Submitted to: American Meteorological Society of the Conference on Hydrology Proceedings
Publication Type: Proceedings
Publication Acceptance Date: January 29, 2006
Publication Date: January 29, 2006
Citation: Li, F., Anderson, M.C., Kustas, W.P., Scott, R., Prueger, J.H. 2006. Utility of satellite thermal remote sensing for mapping Riparian and Upland Desert water use. In: Proceedings of the 86th AMS Annual 20th Conference on Hydrology, January 29-February 2, 2006, Atlanta, Georgia. 2006 CDROM.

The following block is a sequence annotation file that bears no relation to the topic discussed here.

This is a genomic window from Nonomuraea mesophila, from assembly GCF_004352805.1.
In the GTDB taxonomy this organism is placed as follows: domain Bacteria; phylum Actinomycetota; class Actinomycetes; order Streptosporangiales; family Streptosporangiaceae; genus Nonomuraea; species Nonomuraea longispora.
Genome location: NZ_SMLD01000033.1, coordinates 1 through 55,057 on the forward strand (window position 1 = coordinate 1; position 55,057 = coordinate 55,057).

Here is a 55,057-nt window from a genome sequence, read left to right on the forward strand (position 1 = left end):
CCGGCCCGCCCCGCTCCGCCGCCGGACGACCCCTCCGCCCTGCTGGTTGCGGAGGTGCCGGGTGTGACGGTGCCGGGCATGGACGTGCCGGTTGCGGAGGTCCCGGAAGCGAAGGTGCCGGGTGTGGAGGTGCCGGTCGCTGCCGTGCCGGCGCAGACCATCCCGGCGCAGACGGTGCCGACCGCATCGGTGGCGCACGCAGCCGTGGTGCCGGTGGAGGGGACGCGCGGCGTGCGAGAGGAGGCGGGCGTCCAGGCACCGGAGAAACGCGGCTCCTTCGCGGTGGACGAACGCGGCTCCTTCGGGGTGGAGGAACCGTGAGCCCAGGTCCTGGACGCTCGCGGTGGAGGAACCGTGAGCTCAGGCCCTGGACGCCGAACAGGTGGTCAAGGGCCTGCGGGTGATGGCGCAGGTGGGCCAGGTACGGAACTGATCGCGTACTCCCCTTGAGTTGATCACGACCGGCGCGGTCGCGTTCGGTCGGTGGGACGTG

Remote sensing data combined with land surface models can provide spatially distributed fluxes over large areas. However, capturing the full range of variability in the fluxes is dependent on the resolution of the remote sensing data. Clearly, for landscapes with patchy vegetation and dissected topography, the resolution is crucial for discriminating fluxes for the different land covers and for interpreting tower-based flux observations. In this paper, a high resolution Landsat 5 TM scene collected during the 2004 Soil Moisture Experiment (SMEX04) conducted in southern Arizona and Mexico was combined with local meteorological measurements in a land surface model at high (30 m) and low (960 m) resolution for investigating the impact of resolution on variability in land surface fluxes. This analysis will focus on a semiarid rangeland watershed, Walnut Gulch.